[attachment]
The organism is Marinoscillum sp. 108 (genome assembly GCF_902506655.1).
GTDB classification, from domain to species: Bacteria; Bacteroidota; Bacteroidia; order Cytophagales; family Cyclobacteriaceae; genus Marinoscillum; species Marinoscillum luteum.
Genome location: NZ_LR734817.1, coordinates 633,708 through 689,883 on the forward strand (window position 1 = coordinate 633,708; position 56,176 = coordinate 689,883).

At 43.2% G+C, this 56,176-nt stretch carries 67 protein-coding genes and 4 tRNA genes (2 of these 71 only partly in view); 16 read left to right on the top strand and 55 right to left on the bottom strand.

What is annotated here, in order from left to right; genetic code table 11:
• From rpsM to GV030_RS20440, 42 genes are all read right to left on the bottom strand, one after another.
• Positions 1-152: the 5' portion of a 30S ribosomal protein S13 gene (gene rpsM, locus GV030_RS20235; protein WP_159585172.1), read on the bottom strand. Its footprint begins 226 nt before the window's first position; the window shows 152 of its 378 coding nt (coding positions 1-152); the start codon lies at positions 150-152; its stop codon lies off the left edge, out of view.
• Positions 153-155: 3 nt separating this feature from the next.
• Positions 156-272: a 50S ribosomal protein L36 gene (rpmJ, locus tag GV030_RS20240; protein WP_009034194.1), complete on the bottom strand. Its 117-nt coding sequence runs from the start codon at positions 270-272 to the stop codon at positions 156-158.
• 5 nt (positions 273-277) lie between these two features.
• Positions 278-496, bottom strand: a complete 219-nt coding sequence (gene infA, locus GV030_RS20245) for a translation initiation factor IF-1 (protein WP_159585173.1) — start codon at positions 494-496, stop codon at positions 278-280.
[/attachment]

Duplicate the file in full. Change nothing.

The organism is Marinoscillum sp. 108 (genome assembly GCF_902506655.1).
GTDB classification, from domain to species: Bacteria; Bacteroidota; Bacteroidia; order Cytophagales; family Cyclobacteriaceae; genus Marinoscillum; species Marinoscillum luteum.
Genome location: NZ_LR734817.1, coordinates 633,708 through 689,883 on the forward strand (window position 1 = coordinate 633,708; position 56,176 = coordinate 689,883).

At 43.2% G+C, this 56,176-nt stretch carries 67 protein-coding genes and 4 tRNA genes (2 of these 71 only partly in view); 16 read left to right on the top strand and 55 right to left on the bottom strand.

What is annotated here, in order from left to right; genetic code table 11:
• From rpsM to GV030_RS20440, 42 genes are all read right to left on the bottom strand, one after another.
• Positions 1-152: the 5' portion of a 30S ribosomal protein S13 gene (gene rpsM, locus GV030_RS20235; protein WP_159585172.1), read on the bottom strand. Its footprint begins 226 nt before the window's first position; the window shows 152 of its 378 coding nt (coding positions 1-152); the start codon lies at positions 150-152; its stop codon lies off the left edge, out of view.
• Positions 153-155: 3 nt separating this feature from the next.
• Positions 156-272: a 50S ribosomal protein L36 gene (rpmJ, locus tag GV030_RS20240; protein WP_009034194.1), complete on the bottom strand. Its 117-nt coding sequence runs from the start codon at positions 270-272 to the stop codon at positions 156-158.
• 5 nt (positions 273-277) lie between these two features.
• Positions 278-496, bottom strand: a complete 219-nt coding sequence (gene infA, locus GV030_RS20245) for a translation initiation factor IF-1 (protein WP_159585173.1) — start codon at positions 494-496, stop codon at positions 278-280.